+        def helper(self):
+            if  hasattr(os, f):
+                self.check(getattr(os, f))
+        return helper
+    for f in singles:
+        locals()["test_"+f] = get_single(f)
+
+    def check(self, f, *args):
+        try:
+            f(test_support.make_bad_fd(), *args)
+        except OSError as e:
+            self.assertEqual(e.errno, errno.EBADF)
+        else:
+            self.fail("%r didn't raise a OSError with a bad file descriptor"
+                      % f)
+
+    def test_isatty(self):
+        if hasattr(os, "isatty"):
+            self.assertEqual(os.isatty(test_support.make_bad_fd()), False)
+
+    def test_closerange(self):
+        if hasattr(os, "closerange"):
+            fd = test_support.make_bad_fd()
+            # Make sure none of the descriptors we are about to close are
+            # currently valid (issue 6542).
+            for i in range(10):
+                try: os.fstat(fd+i)
+                except OSError:
+                    pass
+                else:
+                    break
+            if i < 2:
+                raise unittest.SkipTest(
+                    "Unable to acquire a range of invalid file descriptors")
+            self.assertEqual(os.closerange(fd, fd + i-1), None)
+
+    def test_dup2(self):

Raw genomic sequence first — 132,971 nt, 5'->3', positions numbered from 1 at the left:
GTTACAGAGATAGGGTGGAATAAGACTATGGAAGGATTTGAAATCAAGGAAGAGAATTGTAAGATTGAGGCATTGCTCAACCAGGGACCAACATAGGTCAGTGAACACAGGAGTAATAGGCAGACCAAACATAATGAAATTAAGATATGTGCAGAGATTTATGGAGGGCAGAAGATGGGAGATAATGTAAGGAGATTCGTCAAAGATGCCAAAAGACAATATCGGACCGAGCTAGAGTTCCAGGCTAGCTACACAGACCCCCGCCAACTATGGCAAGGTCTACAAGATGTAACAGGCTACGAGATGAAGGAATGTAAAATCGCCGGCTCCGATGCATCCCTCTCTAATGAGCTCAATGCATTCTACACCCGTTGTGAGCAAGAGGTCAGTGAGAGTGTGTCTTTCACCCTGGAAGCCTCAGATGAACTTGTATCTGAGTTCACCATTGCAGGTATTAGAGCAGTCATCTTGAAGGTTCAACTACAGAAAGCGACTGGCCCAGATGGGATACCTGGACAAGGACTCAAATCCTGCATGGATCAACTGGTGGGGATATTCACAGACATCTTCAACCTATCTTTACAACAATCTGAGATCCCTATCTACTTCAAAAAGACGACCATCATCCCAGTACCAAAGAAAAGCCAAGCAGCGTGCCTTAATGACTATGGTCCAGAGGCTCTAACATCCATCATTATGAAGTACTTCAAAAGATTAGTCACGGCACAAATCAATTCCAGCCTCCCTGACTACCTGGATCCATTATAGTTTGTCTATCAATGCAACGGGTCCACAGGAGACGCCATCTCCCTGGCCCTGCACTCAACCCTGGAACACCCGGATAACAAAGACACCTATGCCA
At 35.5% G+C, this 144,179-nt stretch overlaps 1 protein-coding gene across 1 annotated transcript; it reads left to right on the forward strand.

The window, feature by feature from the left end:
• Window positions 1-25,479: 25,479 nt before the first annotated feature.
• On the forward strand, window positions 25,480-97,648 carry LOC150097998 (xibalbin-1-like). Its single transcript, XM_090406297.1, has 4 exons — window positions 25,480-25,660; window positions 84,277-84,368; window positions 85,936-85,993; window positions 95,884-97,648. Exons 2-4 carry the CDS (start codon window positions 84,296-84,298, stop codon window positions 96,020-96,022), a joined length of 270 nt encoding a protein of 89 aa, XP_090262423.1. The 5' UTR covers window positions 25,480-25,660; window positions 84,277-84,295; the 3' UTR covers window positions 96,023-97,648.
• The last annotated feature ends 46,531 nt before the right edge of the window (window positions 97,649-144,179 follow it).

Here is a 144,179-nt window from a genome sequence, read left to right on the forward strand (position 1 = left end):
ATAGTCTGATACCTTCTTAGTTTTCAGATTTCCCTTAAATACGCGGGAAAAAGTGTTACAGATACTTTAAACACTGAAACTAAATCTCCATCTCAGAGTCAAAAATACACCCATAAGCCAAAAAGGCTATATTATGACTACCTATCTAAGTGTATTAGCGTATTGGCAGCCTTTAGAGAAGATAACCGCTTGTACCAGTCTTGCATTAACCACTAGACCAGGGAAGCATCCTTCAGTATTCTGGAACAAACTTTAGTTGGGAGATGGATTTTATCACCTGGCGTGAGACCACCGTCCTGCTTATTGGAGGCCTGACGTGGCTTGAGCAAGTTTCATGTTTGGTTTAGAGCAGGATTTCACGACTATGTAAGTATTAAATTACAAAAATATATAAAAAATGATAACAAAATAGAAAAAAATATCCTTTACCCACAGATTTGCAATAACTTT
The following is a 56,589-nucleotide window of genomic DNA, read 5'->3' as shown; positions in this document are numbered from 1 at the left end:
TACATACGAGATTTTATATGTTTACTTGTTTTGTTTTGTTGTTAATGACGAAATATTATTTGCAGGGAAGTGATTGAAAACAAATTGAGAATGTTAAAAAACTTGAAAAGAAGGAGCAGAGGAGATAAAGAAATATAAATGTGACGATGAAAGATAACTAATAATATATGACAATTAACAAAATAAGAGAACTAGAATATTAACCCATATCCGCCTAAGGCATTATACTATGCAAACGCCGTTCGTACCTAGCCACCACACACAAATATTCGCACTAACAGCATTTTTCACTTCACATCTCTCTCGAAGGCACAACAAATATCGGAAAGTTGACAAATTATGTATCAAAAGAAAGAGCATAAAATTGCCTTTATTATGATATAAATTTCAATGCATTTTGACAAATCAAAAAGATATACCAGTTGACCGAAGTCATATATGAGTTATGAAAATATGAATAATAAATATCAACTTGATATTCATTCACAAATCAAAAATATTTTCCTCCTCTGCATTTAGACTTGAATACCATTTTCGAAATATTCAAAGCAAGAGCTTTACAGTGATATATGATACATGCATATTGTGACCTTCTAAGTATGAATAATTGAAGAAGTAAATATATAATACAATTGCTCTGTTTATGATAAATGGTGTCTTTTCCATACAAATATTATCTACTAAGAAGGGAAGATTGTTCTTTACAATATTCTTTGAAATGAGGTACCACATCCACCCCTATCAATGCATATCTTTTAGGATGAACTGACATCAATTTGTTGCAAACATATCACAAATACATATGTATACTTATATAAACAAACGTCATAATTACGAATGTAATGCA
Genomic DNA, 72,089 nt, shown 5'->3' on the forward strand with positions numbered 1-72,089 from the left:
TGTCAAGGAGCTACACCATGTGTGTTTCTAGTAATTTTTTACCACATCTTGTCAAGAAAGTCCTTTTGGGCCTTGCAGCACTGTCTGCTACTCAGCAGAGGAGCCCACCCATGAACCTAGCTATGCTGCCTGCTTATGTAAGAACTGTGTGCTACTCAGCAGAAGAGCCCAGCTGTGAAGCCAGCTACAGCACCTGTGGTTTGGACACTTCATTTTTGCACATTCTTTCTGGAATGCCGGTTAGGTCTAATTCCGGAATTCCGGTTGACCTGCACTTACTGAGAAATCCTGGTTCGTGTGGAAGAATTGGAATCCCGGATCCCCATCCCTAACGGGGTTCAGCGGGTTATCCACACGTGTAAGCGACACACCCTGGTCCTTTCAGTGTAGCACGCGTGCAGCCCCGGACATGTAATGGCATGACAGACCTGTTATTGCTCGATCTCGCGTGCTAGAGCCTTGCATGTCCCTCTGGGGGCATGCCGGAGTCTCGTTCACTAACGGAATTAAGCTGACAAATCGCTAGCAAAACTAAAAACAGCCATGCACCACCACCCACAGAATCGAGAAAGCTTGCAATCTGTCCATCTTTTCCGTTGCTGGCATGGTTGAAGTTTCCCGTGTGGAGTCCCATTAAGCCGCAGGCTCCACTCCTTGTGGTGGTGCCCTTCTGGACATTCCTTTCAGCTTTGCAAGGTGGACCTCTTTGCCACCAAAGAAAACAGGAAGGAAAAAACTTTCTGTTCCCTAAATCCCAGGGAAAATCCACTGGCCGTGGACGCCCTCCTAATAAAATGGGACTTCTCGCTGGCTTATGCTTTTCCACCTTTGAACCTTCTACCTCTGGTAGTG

+        if hasattr(os, "dup2"):
+            self.check(os.dup2, 20)
+
+    def test_fchmod(self):
+        if hasattr(os, "fchmod"):
+            self.check(os.fchmod, 0)
+
+    def test_fchown(self):
+        if hasattr(os, "fchown"):
+            self.check(os.fchown, -1, -1)
+
+    def test_fpathconf(self):
+        if hasattr(os, "fpathconf"):
+            self.check(os.fpathconf, "PC_NAME_MAX")
+
+    def test_ftruncate(self):
+        if hasattr(os, "ftruncate"):
+            self.check(os.ftruncate, 0)
+
+    def test_lseek(self):
+        if hasattr(os, "lseek"):
+            self.check(os.lseek, 0, 0)
+
+    def test_read(self):
+        if hasattr(os, "read"):
+            self.check(os.read, 1)
+
+    def test_tcsetpgrpt(self):
+        if hasattr(os, "tcsetpgrp"):
+            self.check(os.tcsetpgrp, 0)
+
+    def test_write(self):
+        if hasattr(os, "write"):
+            self.check(os.write, " ")
+
+if sys.platform != 'win32':
+    class Win32ErrorTests(unittest.TestCase):
+        pass
+
+    class PosixUidGidTests(unittest.TestCase):
+        if hasattr(os, 'setuid'):
+            def test_setuid(self):
+                if os.getuid() != 0:
+                    self.assertRaises(os.error, os.setuid, 0)
+                self.assertRaises(OverflowError, os.setuid, 1<<32)
+
+        if hasattr(os, 'setgid'):